Structural Colour

Structural Colour

Structural Colour

Vibrant colours and iridescence can be found in nature from insects to bacteria. Many of the structures that create these colours are in fact colourless. Structural colour comes from the reflection of light from nanostructures, as shown in butterfly wings. But some of the colours are produced from chemical pigments that look the same from all angles. By combining both the nanostructures and the chemical pigments scientists are able to produce incredible colours and change the way colour is produced, thus making products more sustainable as it limits toxic chemicals and creates more efficiency.

Elissa Brunato

It is common knowledge that the fashion industry is highly polluting. Microplastics are produced through many different elements of the industry, but small sequins and beads can cause harm straight after use. These are usually made from petroleum based plastic or synthetic resins. Elissa Brunato has collaborated with material scientists Hjalmar Granberg and Tiffany Abitbol from the RISE research institute of Sweden to create bioiridescent sequins.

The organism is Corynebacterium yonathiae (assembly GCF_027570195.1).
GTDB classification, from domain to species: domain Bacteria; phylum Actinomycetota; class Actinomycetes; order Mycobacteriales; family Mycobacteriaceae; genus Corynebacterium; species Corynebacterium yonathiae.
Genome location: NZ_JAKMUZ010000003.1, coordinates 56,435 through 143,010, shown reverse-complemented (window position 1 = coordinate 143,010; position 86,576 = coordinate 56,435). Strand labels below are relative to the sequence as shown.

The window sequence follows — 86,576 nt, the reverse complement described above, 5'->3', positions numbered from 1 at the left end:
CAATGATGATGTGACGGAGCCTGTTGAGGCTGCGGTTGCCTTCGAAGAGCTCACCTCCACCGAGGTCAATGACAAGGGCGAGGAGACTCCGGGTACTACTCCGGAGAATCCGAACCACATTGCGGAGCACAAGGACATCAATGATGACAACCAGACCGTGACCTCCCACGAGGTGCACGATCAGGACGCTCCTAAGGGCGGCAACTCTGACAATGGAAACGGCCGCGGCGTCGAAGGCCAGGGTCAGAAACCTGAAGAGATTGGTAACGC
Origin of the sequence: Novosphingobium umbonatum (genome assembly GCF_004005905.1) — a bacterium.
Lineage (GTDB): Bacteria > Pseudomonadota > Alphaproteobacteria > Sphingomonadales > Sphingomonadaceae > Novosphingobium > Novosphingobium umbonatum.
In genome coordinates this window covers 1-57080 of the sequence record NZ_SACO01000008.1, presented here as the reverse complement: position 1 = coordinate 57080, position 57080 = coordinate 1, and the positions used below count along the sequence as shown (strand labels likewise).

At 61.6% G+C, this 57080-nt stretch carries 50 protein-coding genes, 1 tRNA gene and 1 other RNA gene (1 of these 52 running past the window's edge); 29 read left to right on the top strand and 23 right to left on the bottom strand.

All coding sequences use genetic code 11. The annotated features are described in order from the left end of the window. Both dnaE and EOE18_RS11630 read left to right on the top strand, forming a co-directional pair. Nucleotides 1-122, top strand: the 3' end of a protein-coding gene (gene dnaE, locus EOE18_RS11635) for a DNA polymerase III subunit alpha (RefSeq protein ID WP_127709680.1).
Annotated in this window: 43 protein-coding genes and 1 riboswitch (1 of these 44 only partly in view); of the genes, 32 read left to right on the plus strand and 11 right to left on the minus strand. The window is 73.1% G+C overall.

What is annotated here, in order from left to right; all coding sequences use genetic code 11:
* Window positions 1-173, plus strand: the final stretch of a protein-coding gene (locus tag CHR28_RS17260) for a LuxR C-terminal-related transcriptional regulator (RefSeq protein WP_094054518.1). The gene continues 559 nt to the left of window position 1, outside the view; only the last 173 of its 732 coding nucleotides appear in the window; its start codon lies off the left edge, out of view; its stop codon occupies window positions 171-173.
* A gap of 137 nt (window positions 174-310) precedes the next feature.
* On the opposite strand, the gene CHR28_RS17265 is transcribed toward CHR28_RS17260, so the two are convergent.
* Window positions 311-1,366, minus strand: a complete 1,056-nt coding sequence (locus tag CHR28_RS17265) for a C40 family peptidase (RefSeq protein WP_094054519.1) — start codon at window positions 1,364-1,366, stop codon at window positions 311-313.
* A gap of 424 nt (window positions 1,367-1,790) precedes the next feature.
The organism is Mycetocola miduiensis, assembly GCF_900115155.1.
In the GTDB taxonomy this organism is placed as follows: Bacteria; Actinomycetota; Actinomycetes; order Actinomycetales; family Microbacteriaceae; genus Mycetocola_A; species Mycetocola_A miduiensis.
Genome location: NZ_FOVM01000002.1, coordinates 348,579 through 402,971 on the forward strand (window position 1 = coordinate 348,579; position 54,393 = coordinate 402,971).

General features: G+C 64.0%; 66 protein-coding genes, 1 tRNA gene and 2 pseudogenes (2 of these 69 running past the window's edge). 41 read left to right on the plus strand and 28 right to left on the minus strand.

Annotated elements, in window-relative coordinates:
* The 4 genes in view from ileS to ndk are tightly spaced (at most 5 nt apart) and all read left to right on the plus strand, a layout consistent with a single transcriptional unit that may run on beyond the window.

These utilise cellulose to create iridescence qualities from light. Crystalline was extracted from the cellulose found in wood. The final sequins are compostable but create ever changing colours and light reflections.

Noora Yau

Shimmering Wood was created by Noora Yau from 100% wood. Unlike most existing wood finishes/dyes, structural colour does not fade in sunlight. The non-toxic colour is created through microscopically small nanostructures, like those found in peacock feathers or butterfly wings. The physical structure produces the colour without the need for harmful chemicals which are usually found within metallic finishes. 

 

Photo Credits:

Elissa Brunato

Noora Yau